Floods in Bosnia and Herzegovina, Croatia, and Serbia: communicable disease risks
The recent floods in Bosnia and Herzegovina, Croatia, and Serbia caused substantial damage. Recovery phase activities are ongoing (e.g. debris cleaning, disinfection, rodent control), in conjunction with post-disaster needs assessments in the affected areas. Following the floods, there is a risk of increased transmission of vector-borne infections to the populations, mainly of West Nile virus infection, and possibly dengue and chikungunya fever, if the virus is introduced through a viraemic visitor. The floods occurred more than a month ago, and the water levels are now returning to normal. Clean water and electricity are being restored in the affected areas. Therefore, there is only a limited risk of waterborne infections and zoonosis outbreaks in the coming weeks in connection with the floods. Outbreaks of vaccine-preventable diseases are unlikely thanks to high vaccination coverage, but in order to further minimise the risk, efforts should be made to resume disrupted routine immunisation programmes as soon as possible.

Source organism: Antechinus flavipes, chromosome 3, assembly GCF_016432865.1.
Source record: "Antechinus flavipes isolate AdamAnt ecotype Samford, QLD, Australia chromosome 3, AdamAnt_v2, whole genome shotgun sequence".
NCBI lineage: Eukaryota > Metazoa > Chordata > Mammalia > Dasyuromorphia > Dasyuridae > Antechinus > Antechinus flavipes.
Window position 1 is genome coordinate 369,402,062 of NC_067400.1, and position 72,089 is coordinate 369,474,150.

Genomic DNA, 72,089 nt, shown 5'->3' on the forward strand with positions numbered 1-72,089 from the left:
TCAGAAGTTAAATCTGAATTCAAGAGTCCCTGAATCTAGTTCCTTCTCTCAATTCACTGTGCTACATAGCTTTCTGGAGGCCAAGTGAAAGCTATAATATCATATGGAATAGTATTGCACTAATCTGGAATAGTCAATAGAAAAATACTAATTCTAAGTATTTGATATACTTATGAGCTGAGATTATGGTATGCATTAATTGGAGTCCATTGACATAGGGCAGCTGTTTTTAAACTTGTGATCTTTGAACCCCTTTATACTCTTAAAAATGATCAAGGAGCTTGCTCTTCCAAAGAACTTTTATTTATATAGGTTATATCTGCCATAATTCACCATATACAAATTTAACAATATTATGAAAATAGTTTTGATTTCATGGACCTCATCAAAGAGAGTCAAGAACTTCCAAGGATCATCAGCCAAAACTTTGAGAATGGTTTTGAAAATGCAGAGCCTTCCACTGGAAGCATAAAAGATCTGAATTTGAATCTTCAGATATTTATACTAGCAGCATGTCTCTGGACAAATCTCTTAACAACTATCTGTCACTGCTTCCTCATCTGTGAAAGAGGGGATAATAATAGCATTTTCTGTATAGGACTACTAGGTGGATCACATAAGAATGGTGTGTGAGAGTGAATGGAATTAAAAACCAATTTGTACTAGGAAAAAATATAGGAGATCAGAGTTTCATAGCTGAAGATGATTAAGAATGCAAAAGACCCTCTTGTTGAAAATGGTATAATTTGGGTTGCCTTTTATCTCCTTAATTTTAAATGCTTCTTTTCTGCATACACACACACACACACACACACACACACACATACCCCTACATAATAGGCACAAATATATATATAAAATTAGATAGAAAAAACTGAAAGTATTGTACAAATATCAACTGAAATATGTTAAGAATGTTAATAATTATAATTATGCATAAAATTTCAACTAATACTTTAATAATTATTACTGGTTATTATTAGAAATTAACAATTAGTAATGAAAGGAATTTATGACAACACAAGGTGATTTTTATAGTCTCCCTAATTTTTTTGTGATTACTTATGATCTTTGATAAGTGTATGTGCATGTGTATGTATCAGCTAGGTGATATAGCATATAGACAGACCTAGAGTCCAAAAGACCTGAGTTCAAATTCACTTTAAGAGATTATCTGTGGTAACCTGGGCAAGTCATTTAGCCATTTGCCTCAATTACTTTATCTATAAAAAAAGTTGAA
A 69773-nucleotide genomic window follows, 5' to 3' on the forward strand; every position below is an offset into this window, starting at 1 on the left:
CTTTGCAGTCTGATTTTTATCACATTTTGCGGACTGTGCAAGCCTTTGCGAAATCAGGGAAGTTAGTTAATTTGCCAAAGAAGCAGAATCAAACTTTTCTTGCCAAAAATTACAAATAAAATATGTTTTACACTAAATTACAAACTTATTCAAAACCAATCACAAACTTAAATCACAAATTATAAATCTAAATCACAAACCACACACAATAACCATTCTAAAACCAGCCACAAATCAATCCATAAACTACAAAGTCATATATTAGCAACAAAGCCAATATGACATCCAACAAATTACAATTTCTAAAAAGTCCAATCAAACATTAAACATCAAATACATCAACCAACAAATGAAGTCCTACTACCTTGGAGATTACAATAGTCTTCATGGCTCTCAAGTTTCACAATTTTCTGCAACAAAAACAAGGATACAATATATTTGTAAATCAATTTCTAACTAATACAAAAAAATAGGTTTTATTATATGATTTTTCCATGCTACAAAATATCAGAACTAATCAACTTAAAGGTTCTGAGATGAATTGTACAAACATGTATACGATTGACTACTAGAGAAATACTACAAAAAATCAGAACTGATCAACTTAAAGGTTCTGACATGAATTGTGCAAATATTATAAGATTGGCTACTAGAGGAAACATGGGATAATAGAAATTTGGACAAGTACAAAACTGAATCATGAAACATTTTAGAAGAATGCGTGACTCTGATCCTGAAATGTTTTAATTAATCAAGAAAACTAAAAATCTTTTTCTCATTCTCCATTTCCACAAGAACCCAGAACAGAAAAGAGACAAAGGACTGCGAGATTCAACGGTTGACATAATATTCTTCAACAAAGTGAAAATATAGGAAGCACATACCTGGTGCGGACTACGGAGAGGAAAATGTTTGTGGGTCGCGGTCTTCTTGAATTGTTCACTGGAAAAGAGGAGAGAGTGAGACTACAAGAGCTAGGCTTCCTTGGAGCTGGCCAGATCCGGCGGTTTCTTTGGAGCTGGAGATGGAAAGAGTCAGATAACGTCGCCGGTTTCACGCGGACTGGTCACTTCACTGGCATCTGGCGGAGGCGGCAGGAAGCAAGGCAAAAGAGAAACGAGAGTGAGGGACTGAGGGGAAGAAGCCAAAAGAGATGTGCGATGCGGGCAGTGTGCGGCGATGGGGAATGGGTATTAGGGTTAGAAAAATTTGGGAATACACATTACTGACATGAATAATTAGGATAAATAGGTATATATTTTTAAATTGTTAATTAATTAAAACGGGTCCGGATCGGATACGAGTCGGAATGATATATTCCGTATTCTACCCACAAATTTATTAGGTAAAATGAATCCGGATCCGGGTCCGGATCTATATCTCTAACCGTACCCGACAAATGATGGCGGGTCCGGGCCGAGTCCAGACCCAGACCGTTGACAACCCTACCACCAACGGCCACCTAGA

Following the floods that occurred more than a month ago in Bosnia and Herzegovina, Croatia and Serbia ECDC’s risk assessment concludes there is a risk of an increase in vector-borne diseases transmission, mainly West Nile fever, but that there is a low risk of outbreaks of waterborne infections, zoonosis and vaccine-preventable diseases. Further, no clusters or outbreaks of communicable diseases have been reported to WHO.
Considering the water levels are now returning to normal, clean water and electricity are being restored in the affected areas, there is only a limited risk of outbreaks of waterborne infections and zoonosis, e.g. leptospirosis, hepatitis A, diarrheal disease.
Outbreaks of vaccine-preventable diseases are also unlikely due to the high vaccination coverage in the affected countries. Vaccination coverage for diphtheria, tetanus and pertussis is high in the three countries, as well as for measles, tuberculosis and polio.
However, there is a risk of increased transmission of vector-borne infections, mainly West Nile virus infections, because the breeding sites for mosquitoes, vector of diseases, have expanded due to standing waters, states the assessment.
Options for prevention and response suggested in the risk assessment are related to vector-borne diseases and in line with the ECDC West Nile virus risk assessment tool, such as mosquito control, enhanced surveillance actions, promotion of personal protective measures.
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